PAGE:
Nahum 2:6
Verse (Click for Chapter)
New International Version
The river gates are thrown open and the palace collapses.

New Living Translation
The river gates have been torn open! The palace is about to collapse!

English Standard Version
The river gates are opened; the palace melts away;

New American Standard Bible
The gates of the rivers are opened And the palace is dissolved.

King James Bible
The gates of the rivers shall be opened, and the palace shall be dissolved.

Holman Christian Standard Bible
The river gates are opened, and the palace erodes away.

International Standard Version
The river gates will be opened, and the palace will collapse.

NET Bible
The sluice gates are opened; the royal palace is deluged and dissolves.

New Heart English Bible
The gates of the rivers are opened, and the palace is dissolved.

GOD'S WORD® Translation
The gates of the rivers are opened, and the palace melts away.

JPS Tanakh 1917
The gates of the rivers are opened, And the palace is dissolved.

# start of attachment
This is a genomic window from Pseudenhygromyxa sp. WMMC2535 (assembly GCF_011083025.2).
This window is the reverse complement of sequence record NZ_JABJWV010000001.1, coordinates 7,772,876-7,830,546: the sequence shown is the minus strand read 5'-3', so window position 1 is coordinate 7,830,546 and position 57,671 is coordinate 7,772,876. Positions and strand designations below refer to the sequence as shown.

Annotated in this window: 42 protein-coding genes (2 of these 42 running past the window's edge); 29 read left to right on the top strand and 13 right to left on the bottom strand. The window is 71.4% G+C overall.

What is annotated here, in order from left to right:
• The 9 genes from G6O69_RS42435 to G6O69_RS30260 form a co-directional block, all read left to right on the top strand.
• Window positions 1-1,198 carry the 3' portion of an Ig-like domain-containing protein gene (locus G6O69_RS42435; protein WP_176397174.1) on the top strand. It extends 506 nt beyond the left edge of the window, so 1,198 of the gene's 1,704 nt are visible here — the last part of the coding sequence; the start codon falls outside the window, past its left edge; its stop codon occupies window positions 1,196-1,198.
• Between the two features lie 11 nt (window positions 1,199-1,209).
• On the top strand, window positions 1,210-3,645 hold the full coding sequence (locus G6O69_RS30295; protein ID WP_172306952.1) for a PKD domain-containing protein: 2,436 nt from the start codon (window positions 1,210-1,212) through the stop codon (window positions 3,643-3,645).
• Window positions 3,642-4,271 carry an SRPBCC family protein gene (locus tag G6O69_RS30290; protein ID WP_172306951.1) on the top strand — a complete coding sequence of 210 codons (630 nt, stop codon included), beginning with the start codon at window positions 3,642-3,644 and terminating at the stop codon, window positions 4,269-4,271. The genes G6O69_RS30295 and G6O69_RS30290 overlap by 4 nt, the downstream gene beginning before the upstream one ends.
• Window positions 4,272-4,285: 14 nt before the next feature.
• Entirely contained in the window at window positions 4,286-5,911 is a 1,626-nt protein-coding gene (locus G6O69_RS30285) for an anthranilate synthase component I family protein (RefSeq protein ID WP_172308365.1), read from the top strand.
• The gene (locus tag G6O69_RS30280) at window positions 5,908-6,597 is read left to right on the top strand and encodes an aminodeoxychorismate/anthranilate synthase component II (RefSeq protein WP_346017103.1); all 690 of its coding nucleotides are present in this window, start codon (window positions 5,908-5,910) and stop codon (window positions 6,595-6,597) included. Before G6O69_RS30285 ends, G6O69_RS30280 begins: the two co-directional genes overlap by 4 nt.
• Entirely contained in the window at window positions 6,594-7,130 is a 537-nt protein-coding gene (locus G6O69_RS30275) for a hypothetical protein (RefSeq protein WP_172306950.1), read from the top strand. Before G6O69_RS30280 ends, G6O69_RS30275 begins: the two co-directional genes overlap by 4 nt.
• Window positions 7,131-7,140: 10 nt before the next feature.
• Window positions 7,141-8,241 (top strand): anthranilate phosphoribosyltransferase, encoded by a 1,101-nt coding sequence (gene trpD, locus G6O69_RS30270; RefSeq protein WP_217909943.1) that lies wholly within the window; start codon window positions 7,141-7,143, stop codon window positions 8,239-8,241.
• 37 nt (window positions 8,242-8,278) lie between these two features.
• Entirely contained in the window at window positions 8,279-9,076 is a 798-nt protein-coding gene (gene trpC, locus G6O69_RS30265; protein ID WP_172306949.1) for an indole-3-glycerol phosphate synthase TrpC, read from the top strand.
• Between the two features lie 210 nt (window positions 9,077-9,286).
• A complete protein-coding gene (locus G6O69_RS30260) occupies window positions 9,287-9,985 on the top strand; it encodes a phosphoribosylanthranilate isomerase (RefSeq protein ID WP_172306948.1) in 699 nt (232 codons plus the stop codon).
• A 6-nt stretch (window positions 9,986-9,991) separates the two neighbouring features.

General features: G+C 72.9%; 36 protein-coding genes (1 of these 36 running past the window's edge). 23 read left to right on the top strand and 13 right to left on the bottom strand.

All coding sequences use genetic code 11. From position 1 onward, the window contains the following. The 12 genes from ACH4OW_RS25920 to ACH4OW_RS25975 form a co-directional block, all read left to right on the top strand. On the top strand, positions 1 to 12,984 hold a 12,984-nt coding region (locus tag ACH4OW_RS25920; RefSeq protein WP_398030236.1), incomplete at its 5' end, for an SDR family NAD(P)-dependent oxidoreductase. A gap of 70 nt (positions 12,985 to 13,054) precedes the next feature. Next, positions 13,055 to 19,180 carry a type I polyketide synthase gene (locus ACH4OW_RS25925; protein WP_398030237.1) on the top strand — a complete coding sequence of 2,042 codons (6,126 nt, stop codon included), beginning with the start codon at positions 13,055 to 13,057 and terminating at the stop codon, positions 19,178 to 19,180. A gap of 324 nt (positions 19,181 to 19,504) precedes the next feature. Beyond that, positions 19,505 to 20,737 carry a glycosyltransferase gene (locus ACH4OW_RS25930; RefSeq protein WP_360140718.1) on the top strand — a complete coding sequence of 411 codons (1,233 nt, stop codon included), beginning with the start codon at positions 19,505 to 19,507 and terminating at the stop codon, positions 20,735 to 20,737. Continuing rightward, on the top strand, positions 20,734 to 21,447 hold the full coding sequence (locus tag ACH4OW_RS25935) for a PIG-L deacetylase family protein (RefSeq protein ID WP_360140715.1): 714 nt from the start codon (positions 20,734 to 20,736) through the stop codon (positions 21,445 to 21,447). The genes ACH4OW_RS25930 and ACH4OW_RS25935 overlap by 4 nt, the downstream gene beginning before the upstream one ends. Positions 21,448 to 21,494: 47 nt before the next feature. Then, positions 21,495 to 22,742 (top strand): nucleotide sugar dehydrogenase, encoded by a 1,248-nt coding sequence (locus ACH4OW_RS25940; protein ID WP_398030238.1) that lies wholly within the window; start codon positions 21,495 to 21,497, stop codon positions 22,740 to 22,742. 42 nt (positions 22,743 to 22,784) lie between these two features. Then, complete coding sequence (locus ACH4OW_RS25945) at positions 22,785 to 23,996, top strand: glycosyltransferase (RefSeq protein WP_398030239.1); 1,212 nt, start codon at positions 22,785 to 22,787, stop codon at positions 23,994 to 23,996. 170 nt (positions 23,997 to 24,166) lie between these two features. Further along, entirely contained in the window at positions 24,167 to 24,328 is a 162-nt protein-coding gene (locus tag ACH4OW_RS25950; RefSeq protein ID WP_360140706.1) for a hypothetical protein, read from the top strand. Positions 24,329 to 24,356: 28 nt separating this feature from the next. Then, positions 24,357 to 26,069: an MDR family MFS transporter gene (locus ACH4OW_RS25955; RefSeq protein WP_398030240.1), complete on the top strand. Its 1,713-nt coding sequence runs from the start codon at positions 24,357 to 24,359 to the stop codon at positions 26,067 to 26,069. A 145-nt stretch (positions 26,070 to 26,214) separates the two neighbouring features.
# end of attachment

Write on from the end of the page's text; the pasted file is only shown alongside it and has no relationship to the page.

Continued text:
New American Standard 1977
The gates of the rivers are opened,
            And the palace is dissolved.

Jubilee Bible 2000
The gates of the rivers shall be opened, and the palace shall be destroyed.

King James 2000 Bible
The gates of the rivers shall be opened, and the palace shall be dissolved.

American King James Version
The gates of the rivers shall be opened, and the palace shall be dissolved.

American Standard Version
The gates of the rivers are opened, and the palace is dissolved.

Douay-Rheims Bible
The gates of the rivers are opened, and the temple is thrown down to the ground.

Darby Bible Translation
The gates of the rivers are opened, and the palace melteth away.

English Revised Version
The gates of the rivers are opened, and the palace is dissolved.

Webster's Bible Translation
The gates of the rivers shall be opened, and the palace shall be dissolved.

World English Bible
The gates of the rivers are opened, and the palace is dissolved.

Young's Literal Translation
Gates of the rivers have been opened, And the palace is dissolved.
Study Bible